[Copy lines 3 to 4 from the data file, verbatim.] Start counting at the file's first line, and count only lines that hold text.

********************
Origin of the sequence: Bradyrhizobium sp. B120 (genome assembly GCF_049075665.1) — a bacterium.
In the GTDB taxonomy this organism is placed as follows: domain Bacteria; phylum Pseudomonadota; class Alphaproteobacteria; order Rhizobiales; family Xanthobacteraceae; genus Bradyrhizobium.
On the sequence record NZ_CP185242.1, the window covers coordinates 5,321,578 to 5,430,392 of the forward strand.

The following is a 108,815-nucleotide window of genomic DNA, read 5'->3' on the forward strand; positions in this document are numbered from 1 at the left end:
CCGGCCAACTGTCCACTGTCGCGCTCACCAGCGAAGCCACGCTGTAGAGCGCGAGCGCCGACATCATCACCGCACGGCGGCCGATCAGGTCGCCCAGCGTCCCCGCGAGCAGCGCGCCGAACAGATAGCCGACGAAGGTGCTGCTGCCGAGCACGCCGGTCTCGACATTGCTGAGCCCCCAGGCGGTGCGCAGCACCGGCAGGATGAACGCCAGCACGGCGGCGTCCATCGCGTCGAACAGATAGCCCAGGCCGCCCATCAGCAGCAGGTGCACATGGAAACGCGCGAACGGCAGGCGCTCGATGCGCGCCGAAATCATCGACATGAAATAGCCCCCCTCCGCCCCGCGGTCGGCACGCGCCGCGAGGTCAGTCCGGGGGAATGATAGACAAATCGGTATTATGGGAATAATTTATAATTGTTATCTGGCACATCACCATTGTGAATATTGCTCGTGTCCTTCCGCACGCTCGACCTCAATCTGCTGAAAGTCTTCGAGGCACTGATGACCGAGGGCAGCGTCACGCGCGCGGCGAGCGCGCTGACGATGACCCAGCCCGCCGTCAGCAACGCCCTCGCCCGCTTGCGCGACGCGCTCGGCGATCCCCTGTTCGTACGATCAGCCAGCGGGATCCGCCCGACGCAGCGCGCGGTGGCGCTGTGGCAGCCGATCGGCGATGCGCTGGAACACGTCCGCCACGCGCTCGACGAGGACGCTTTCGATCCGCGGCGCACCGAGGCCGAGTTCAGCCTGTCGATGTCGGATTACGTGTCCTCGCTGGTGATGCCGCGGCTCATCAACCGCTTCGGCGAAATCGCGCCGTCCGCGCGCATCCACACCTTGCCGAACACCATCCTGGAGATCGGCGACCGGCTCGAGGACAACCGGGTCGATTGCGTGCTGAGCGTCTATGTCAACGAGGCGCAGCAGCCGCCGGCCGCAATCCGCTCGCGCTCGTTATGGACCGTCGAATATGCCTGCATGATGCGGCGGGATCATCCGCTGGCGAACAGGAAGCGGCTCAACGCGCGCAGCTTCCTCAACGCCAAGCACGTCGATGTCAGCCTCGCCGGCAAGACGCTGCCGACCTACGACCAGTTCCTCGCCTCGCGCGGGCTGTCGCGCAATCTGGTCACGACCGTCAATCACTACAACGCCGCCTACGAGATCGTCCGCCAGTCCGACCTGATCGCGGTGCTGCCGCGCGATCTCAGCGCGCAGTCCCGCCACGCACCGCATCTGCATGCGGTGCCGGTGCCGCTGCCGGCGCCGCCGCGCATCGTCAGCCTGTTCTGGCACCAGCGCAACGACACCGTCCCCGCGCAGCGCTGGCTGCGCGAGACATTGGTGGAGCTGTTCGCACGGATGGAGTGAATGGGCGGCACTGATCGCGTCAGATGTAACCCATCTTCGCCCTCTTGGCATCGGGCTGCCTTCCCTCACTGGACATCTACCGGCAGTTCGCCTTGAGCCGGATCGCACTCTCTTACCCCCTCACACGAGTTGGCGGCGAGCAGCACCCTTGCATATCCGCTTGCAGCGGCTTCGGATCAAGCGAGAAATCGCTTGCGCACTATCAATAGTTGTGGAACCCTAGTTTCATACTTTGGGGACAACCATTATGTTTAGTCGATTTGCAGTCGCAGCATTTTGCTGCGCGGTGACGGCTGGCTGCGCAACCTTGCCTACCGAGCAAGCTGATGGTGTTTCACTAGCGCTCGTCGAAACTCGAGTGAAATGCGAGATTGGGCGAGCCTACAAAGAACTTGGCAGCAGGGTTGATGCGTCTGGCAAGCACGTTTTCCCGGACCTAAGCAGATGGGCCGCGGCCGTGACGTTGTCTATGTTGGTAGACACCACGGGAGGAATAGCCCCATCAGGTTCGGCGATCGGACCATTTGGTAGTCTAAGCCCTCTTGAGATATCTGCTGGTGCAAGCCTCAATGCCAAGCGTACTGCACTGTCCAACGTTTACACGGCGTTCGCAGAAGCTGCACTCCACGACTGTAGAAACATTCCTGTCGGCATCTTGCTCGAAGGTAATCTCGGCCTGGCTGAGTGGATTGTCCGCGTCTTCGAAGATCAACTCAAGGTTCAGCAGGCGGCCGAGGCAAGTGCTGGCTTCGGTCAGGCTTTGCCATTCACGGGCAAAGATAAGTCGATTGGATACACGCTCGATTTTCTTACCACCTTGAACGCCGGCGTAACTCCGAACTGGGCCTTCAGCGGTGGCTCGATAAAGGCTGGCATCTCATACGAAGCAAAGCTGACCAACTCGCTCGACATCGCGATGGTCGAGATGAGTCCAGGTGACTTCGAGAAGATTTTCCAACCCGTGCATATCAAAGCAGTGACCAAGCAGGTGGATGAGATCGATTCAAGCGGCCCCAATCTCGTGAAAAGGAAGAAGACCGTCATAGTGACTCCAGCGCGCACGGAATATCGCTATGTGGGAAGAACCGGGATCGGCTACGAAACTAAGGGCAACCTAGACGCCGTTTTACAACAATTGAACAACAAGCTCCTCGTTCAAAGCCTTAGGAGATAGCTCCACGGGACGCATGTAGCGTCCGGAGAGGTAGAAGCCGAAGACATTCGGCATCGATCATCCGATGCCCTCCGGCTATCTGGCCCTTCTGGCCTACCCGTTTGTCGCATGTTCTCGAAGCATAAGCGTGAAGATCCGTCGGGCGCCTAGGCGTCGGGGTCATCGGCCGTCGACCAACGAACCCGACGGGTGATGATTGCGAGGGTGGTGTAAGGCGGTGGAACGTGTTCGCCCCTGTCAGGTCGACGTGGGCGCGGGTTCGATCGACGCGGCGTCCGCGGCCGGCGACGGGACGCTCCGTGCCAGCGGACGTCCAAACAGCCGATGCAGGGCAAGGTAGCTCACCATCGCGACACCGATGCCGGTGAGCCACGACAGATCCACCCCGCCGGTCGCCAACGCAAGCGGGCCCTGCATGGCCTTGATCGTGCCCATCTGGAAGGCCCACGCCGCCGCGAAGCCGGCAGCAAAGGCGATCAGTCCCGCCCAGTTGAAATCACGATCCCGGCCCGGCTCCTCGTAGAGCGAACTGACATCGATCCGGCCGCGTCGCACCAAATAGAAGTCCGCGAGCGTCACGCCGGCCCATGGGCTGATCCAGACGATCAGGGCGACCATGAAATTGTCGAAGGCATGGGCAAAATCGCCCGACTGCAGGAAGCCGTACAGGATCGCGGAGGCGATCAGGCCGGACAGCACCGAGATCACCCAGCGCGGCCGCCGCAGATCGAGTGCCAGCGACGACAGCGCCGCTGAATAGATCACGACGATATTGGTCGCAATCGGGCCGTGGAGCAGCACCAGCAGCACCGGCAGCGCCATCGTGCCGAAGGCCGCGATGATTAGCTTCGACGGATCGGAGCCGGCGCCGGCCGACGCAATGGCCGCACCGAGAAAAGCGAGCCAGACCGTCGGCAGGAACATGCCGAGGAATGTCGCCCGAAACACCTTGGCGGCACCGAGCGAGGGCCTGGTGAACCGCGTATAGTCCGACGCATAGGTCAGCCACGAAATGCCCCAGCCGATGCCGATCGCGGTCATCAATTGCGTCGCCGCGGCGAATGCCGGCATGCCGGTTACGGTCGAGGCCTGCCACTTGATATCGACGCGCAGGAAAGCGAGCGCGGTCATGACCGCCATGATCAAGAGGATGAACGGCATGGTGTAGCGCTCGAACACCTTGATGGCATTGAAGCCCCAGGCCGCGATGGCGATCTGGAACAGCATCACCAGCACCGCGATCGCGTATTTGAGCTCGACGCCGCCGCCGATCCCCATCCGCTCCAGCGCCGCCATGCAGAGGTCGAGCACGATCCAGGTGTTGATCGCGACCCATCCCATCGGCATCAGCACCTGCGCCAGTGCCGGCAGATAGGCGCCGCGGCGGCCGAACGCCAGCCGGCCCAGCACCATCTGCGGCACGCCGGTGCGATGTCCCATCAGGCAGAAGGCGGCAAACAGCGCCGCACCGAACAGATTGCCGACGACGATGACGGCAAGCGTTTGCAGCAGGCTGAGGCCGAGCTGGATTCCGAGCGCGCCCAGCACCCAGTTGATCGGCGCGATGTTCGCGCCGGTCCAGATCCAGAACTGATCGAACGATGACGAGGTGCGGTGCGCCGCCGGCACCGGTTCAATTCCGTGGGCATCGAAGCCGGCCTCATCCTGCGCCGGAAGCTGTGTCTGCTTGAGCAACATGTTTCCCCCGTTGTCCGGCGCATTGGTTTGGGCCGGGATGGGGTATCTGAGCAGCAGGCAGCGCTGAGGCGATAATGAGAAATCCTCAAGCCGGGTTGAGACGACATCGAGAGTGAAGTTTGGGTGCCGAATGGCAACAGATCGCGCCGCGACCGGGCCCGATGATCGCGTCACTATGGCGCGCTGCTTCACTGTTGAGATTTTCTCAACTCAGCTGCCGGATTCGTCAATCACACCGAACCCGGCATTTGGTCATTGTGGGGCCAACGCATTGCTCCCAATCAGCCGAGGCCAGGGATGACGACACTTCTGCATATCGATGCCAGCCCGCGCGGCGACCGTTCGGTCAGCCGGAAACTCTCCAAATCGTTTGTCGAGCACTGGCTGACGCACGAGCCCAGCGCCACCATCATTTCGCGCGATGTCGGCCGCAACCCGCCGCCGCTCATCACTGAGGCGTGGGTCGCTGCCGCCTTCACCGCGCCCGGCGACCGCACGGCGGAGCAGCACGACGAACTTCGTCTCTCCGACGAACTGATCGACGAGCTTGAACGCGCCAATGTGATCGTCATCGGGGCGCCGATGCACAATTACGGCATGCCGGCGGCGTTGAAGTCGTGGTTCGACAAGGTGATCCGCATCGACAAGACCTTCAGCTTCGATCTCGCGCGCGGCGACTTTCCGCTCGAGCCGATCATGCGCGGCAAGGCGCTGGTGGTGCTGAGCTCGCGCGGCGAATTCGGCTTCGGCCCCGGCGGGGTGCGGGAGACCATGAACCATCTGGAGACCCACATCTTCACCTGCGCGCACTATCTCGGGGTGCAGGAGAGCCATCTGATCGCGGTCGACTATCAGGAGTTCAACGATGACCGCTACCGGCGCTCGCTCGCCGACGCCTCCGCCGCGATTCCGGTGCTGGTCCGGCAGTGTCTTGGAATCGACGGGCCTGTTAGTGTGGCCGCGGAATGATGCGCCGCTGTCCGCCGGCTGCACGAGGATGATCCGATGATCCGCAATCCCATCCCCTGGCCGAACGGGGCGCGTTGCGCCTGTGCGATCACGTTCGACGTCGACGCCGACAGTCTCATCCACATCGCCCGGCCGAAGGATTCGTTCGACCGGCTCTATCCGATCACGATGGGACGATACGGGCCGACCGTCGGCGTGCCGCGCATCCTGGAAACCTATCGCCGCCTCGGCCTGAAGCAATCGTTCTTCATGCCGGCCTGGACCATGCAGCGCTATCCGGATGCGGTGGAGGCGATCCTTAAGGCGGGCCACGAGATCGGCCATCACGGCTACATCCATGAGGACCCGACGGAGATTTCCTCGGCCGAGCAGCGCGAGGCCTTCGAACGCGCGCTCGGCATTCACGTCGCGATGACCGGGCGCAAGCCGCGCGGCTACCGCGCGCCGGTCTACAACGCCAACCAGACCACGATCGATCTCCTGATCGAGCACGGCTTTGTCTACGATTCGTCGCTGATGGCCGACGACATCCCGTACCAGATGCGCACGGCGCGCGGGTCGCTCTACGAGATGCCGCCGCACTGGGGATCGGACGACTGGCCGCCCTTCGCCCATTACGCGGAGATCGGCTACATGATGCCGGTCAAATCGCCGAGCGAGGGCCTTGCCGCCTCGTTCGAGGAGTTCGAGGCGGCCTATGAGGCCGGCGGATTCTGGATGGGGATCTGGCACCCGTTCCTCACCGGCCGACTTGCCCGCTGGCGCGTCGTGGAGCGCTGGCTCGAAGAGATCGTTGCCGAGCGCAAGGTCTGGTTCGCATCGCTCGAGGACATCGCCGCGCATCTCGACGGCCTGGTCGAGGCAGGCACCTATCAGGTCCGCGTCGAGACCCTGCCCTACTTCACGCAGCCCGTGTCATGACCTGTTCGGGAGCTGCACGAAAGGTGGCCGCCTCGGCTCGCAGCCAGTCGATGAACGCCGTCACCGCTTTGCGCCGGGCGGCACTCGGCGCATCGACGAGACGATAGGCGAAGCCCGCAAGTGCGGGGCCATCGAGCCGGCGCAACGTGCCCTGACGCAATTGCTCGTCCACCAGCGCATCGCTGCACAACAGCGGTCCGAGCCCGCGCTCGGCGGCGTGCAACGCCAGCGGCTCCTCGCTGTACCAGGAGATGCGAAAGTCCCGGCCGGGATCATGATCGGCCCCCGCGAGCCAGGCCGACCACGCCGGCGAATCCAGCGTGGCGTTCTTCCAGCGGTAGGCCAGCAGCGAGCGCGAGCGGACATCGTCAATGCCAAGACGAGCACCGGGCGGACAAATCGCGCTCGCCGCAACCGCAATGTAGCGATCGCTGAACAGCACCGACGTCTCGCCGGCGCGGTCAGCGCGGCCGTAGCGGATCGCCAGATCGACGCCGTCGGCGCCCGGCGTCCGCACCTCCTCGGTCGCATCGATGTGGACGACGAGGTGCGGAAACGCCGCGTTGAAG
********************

On the sequence record NZ_CP185242.1, the window covers coordinates 5,321,578 to 5,430,392 of the forward strand.

The following is a 108,815-nucleotide window of genomic DNA, read 5'->3' on the forward strand; positions in this document are numbered from 1 at the left end: